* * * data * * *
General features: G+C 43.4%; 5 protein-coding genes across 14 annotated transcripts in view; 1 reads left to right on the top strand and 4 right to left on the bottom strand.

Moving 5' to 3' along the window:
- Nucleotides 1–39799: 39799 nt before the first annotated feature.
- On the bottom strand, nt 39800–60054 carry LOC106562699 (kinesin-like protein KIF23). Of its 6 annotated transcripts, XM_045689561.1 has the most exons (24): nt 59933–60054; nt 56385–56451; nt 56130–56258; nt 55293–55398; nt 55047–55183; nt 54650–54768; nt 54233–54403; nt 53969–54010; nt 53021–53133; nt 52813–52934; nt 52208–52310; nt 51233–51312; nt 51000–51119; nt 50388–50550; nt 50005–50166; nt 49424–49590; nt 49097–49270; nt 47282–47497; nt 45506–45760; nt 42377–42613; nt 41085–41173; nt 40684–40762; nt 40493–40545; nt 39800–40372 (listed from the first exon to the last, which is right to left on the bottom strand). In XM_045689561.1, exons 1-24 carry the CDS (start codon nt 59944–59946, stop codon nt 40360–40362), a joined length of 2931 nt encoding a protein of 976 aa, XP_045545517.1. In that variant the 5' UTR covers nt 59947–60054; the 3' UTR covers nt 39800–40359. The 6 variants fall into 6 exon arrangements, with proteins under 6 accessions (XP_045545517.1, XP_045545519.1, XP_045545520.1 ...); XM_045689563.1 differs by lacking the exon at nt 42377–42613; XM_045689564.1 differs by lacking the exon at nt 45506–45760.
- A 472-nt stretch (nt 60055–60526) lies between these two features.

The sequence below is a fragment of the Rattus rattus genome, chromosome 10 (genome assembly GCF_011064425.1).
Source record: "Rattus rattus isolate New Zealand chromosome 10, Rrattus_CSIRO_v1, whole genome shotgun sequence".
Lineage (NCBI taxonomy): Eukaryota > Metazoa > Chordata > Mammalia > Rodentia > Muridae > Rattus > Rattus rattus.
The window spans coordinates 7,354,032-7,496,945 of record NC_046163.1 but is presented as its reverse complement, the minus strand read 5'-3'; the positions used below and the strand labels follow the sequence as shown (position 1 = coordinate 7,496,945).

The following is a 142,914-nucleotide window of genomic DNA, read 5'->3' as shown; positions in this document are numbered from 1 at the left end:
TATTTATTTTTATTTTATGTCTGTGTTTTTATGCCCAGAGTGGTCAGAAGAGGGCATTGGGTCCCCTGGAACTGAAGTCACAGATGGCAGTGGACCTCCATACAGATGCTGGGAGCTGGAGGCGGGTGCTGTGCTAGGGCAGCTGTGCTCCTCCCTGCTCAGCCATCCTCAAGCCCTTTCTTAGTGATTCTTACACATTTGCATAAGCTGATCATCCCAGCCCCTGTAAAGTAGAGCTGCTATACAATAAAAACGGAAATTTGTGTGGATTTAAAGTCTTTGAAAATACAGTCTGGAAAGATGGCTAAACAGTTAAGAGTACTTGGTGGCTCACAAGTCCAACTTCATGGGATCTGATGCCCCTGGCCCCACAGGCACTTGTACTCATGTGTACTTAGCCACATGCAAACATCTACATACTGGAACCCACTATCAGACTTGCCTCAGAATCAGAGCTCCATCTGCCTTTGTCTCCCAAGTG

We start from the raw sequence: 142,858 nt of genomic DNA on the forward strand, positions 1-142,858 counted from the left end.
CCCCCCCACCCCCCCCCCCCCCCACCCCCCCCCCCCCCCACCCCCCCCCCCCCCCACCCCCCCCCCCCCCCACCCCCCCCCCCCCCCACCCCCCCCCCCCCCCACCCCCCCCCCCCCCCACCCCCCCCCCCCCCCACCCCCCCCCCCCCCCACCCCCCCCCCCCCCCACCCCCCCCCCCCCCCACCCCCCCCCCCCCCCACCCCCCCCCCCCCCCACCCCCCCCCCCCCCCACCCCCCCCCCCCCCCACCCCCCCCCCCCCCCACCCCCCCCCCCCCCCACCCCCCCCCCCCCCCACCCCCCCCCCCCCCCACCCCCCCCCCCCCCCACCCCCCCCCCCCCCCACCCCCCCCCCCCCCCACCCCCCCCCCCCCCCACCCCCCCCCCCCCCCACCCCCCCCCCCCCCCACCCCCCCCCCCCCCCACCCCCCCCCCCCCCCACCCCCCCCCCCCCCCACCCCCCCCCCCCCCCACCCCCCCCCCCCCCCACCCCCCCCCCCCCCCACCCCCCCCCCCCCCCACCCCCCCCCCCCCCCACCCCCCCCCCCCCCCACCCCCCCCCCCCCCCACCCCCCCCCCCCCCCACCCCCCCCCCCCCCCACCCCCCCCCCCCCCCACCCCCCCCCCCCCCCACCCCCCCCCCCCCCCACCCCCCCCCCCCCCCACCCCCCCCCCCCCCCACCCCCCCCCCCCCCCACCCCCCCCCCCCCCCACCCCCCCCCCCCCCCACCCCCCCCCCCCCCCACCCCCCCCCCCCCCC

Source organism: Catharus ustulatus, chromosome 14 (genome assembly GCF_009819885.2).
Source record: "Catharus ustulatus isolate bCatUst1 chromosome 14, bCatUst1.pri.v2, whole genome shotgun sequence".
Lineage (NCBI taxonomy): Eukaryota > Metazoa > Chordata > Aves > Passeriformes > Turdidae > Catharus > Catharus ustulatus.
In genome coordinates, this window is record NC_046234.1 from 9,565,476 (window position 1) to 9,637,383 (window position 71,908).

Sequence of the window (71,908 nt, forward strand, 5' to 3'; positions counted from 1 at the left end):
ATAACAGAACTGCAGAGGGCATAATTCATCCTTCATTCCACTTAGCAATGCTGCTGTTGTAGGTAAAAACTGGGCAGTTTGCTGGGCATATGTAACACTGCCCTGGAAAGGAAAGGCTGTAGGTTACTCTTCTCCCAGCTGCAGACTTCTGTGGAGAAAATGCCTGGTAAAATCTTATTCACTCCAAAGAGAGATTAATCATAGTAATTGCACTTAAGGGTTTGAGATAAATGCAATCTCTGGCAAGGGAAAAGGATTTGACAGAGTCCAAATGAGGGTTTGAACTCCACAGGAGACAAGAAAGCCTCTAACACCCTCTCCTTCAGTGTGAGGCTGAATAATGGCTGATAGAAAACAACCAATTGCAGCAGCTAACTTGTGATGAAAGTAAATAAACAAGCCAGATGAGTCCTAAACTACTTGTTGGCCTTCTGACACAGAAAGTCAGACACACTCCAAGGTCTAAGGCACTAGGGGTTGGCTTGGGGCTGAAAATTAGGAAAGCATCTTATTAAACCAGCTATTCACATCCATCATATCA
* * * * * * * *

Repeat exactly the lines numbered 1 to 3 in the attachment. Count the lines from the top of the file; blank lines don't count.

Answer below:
General features: G+C 43.4%; 5 protein-coding genes across 14 annotated transcripts in view; 1 reads left to right on the top strand and 4 right to left on the bottom strand.

Moving 5' to 3' along the window:
- Nucleotides 1–39799: 39799 nt before the first annotated feature.